Category Archives: On Writing

Found an iPad – Not Giving it Back

Some people make it too easy.

I was walking through an alley and found a bag. It must have fallen out of someone’s car. Inside I found some Medicare brochures, a pack of gum and-

An iPad

I have no way to plug it in to charge it, but now I’ll at least have a way to post to the website about my travels. Right now I’m setting up shop under the Whittier St. bridge, but I totally plan on finding a warmer spot in the near future.

The other dudes around here are fine, but they’re not always too happy to see me. I think they can tell I’m not one of them.

Every once in a while a truck comes around and drops off some food. I haven’t been around for that, but if it happens I’ll keep you posted.

Homelessness in the US

Homelessness is a complicated subject when it comes to crime. It has been shown previously that homelessness is a strong predictor of criminality. I don’t know why this is the case. It could be that homeless people simply have no options other than crime in order to fulfill basic human needs. It could also be that the over-representation of the mentally ill in the homeless population could cause an increased tendency toward criminality. It could also be that people are homeless because they have committed crimes in the past and cannot get jobs because of their criminal records. Homelessness might also just drive people crazy.

I don’t know if any of that is true. I’m really interested in this topic. Does anybody have any insights into the reason why so many people who are in jail have also been homeless at one time or another? Why do so many homeless people have criminal records? As someone who writes about crime for a living, I feel that it’s my duty to understand every aspect of criminality.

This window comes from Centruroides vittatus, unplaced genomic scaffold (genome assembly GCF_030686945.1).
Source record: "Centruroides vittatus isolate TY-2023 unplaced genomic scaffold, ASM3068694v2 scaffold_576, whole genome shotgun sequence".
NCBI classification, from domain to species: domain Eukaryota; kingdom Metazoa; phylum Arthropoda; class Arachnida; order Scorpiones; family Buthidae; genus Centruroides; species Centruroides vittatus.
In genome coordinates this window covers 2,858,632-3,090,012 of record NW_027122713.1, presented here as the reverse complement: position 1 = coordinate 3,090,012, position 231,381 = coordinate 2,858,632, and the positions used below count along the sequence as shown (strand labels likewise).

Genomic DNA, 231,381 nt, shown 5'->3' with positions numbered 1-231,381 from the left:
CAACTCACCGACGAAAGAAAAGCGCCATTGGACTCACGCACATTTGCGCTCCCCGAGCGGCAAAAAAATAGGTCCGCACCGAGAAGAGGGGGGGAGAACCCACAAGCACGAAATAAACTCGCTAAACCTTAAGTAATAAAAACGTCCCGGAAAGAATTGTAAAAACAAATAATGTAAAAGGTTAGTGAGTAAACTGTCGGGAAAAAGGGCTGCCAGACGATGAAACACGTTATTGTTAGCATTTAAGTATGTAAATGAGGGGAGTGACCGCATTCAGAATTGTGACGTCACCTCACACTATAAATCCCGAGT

Help me out.

I need some insight.

The Great Novel Contest

Hey fellow writers. A new contest, The Great Novel Contest, is opening in January. I know. I know. Many people believe that the Internet is filled with scam artists, myself included. (Not that I’m a scam artist but that I agree the Internet is filled with them!)

I researched it and “talked” with the guy who runs it. (No I didn’t work him over too badly.) It’s totally legit. They even have a New York agent judging the thing, Terra Chalberg. My publisher, The Columbus Press, will publish the winner’s novel.

Even if you don’t win, you still have a chance to win street cred as a runner up or finalist. I’ve won a contest in my day and attribute it to helping me snag a publisher for my novel, So polish your novel and submit. Tell them Kurt sent you.

Check out the contest details at

Fall: Veil of Darkness

I want to start out by saying that this isn’t a diatribe about climate change. That’s been done to death and I don’t care about it. I just want to explain why I set my book Capital Offense,, in the fall.

First of all, violent crime tends to occur more often during summer months, at least in Texas, but I think in Columbus, OH as well. Here’s a link: